But fracking does carry risks, such as the methane pollution of 14 drinking wells in January 2009 in Dimock Township, Susquehanna County, by Cabot Oil & Gas Corp. Cabot paid a $360,000 fine. And the state temporarily banned Cabot from fracking after three chemical spills at a site in Dimock polluted a wetland and killed fish.

So as the former governor prepares to tell a story for hire, let's all start on the same page: This industry bears greater oversight, not less.



Thursday, July 29, 2010

Drilling Accountability Bill Would Regulate Fracturing Too

by Abrahm Lustgarten
July 29,2010

Tucked inside the Senate bill aimed at cracking down on oil drillers after the Gulf spill is a long-sought measure to protect groundwater from natural gas drilling.

The bill, called The Clean Energy Jobs and Oil Company Accountability Act, would require that drilling companies make public a complete list of chemicals injected underground in proprietary formulas to break up rock deep underground and extract natural gas, a process called hydraulic fracturing.

It would not, however, reverse the exemption that prohibits the Environmental Protection Agency from regulating the fracturing process like other forms of underground injection, another important regulatory change that was initially proposed in House and Senate bills last June along with the chemical disclosure.

That bill, called the Frac Act, was sponsored by Sen. Bob Casey, D-Pa., who pushed for its inclusion in the accountability bill now being considered.

(See flaming Splashdown sidebar at left. Write letters now!)

"Proper regulation is another essential element in protecting drinking water and public health. That is a battle that we still need to fight," Casey told ProPublica in an e-mail. But he emphasized that disclosing the chemical names "is an important step toward informing the public and building accountability for oil and gas companies."

A push for disclosure and stricter regulation of the fracturing process began in earnest last year after a series of articles by ProPublica reported more than a thousand cases of ground and surface water contamination in drilling areas where the process was being used. The articles examined drilling records in more than seven states, and found both a consistent pattern of water contamination in drilling areas, and a gap in scientific knowledge about the way hydraulic fracturing affects underground layers of rock and aquifers.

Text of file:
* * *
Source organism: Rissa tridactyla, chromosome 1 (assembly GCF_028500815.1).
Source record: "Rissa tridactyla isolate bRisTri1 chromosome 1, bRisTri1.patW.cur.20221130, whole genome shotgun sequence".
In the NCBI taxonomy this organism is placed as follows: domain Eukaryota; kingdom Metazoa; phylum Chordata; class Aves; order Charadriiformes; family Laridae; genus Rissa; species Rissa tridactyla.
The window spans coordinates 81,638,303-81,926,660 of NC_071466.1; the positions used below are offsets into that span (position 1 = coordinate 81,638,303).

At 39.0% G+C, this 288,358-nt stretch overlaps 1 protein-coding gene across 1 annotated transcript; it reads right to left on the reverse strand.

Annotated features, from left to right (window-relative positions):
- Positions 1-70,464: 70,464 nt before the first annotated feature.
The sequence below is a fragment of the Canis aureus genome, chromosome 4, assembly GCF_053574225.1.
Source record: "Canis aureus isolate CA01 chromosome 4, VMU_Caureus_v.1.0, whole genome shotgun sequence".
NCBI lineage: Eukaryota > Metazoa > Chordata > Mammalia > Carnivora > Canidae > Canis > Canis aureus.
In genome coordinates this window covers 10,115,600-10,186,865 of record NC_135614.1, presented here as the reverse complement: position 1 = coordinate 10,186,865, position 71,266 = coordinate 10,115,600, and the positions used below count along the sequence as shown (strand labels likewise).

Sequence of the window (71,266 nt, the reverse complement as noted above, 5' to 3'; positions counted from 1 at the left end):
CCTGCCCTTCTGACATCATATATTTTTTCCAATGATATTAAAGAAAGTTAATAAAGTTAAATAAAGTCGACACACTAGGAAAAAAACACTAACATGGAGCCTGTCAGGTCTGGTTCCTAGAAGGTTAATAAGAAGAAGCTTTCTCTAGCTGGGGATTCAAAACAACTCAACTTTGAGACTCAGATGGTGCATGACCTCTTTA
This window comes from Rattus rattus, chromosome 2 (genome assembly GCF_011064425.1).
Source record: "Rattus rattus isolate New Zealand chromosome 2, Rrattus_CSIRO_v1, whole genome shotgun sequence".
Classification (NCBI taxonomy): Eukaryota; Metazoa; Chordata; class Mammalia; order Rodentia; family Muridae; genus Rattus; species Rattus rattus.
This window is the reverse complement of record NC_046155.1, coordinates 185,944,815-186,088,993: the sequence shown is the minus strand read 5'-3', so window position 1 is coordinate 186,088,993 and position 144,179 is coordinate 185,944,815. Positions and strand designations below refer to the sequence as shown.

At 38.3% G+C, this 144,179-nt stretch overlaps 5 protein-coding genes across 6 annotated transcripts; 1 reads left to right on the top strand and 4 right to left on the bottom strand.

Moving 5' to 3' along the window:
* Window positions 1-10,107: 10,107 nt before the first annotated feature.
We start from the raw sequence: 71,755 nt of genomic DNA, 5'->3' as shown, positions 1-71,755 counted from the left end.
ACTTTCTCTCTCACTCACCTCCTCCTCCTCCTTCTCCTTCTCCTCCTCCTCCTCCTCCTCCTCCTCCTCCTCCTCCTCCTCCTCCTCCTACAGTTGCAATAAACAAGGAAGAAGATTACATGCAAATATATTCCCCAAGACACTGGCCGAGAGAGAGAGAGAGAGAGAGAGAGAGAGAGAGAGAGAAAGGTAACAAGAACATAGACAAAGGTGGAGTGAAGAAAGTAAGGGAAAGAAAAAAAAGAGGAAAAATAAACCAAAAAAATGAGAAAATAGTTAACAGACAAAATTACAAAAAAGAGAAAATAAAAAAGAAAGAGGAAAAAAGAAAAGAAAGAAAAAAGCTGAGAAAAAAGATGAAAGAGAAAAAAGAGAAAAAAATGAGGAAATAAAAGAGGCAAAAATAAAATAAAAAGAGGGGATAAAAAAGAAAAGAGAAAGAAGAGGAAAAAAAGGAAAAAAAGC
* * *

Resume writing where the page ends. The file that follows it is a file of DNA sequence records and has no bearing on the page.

Problems were severe in Casey's home state, where fast-paced development of the Marcellus Shale natural gas deposit quickly led to dozens of reports of drinking water well contamination in places where hydraulic fracturing had been employed. Residents reported flammable tap water, and state investigations found that methane had seeped into water supplies underground as a result of the drilling activity.

Investigating the cause of such incidents has been difficult in part because the EPA does not have the jurisdiction to regulate fracturing the way it does other injection processes, and because the chemical makeup of the fracturing fluids has been guarded as a trade secret.

Several states, including New York, Colorado and Wyoming, have recently passed disclosure laws of their own, and industry representatives have begun to support the notion. But the language of the Senate bill is the most specific, and would apply to all of the states where oil and gas is produced.